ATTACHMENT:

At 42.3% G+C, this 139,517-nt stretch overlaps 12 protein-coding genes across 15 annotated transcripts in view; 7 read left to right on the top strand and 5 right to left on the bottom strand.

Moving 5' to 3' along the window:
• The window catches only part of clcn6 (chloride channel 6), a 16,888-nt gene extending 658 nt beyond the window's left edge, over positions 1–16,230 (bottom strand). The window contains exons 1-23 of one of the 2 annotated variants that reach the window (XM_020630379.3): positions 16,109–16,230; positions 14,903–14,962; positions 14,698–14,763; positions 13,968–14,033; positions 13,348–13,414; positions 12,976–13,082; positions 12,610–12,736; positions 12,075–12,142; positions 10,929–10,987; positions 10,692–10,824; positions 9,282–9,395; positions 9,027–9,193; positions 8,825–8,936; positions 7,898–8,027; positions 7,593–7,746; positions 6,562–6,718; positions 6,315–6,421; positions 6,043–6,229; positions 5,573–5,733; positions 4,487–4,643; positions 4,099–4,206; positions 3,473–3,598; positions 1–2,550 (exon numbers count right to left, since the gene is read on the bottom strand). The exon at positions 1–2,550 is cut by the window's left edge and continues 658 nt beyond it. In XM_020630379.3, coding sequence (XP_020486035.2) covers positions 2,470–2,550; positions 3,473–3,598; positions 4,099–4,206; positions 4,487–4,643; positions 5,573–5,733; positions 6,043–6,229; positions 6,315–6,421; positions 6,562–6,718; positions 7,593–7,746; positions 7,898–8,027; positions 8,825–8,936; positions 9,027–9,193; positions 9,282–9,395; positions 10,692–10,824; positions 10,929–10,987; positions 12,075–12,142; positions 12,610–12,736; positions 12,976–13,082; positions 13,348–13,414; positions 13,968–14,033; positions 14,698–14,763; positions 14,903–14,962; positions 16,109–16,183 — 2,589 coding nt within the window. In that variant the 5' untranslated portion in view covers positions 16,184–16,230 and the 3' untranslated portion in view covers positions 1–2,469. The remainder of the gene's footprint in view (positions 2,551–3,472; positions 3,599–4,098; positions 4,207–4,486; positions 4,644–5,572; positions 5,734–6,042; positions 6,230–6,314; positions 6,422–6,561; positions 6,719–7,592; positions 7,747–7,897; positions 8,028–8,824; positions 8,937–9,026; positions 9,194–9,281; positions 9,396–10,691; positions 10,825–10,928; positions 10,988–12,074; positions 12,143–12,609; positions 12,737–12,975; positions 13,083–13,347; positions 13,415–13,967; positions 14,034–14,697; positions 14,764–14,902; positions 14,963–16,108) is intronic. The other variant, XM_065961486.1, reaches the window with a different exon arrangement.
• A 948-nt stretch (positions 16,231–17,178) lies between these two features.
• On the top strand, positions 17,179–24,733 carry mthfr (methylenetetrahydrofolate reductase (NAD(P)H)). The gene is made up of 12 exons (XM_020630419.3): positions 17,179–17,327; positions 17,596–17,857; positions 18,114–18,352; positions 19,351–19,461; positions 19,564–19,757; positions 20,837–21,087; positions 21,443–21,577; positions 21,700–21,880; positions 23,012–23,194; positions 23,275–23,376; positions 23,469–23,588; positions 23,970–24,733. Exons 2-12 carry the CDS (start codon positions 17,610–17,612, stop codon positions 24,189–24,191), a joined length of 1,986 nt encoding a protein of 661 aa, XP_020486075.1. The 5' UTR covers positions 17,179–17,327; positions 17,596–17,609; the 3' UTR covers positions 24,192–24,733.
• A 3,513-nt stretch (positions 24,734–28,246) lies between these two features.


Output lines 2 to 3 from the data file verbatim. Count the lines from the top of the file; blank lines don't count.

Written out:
Moving 5' to 3' along the window:
• The window catches only part of clcn6 (chloride channel 6), a 16,888-nt gene extending 658 nt beyond the window's left edge, over positions 1–16,230 (bottom strand). The window contains exons 1-23 of one of the 2 annotated variants that reach the window (XM_020630379.3): positions 16,109–16,230; positions 14,903–14,962; positions 14,698–14,763; positions 13,968–14,033; positions 13,348–13,414; positions 12,976–13,082; positions 12,610–12,736; positions 12,075–12,142; positions 10,929–10,987; positions 10,692–10,824; positions 9,282–9,395; positions 9,027–9,193; positions 8,825–8,936; positions 7,898–8,027; positions 7,593–7,746; positions 6,562–6,718; positions 6,315–6,421; positions 6,043–6,229; positions 5,573–5,733; positions 4,487–4,643; positions 4,099–4,206; positions 3,473–3,598; positions 1–2,550 (exon numbers count right to left, since the gene is read on the bottom strand). The exon at positions 1–2,550 is cut by the window's left edge and continues 658 nt beyond it. In XM_020630379.3, coding sequence (XP_020486035.2) covers positions 2,470–2,550; positions 3,473–3,598; positions 4,099–4,206; positions 4,487–4,643; positions 5,573–5,733; positions 6,043–6,229; positions 6,315–6,421; positions 6,562–6,718; positions 7,593–7,746; positions 7,898–8,027; positions 8,825–8,936; positions 9,027–9,193; positions 9,282–9,395; positions 10,692–10,824; positions 10,929–10,987; positions 12,075–12,142; positions 12,610–12,736; positions 12,976–13,082; positions 13,348–13,414; positions 13,968–14,033; positions 14,698–14,763; positions 14,903–14,962; positions 16,109–16,183 — 2,589 coding nt within the window. In that variant the 5' untranslated portion in view covers positions 16,184–16,230 and the 3' untranslated portion in view covers positions 1–2,469. The remainder of the gene's footprint in view (positions 2,551–3,472; positions 3,599–4,098; positions 4,207–4,486; positions 4,644–5,572; positions 5,734–6,042; positions 6,230–6,314; positions 6,422–6,561; positions 6,719–7,592; positions 7,747–7,897; positions 8,028–8,824; positions 8,937–9,026; positions 9,194–9,281; positions 9,396–10,691; positions 10,825–10,928; positions 10,988–12,074; positions 12,143–12,609; positions 12,737–12,975; positions 13,083–13,347; positions 13,415–13,967; positions 14,034–14,697; positions 14,764–14,902; positions 14,963–16,108) is intronic. The other variant, XM_065961486.1, reaches the window with a different exon arrangement.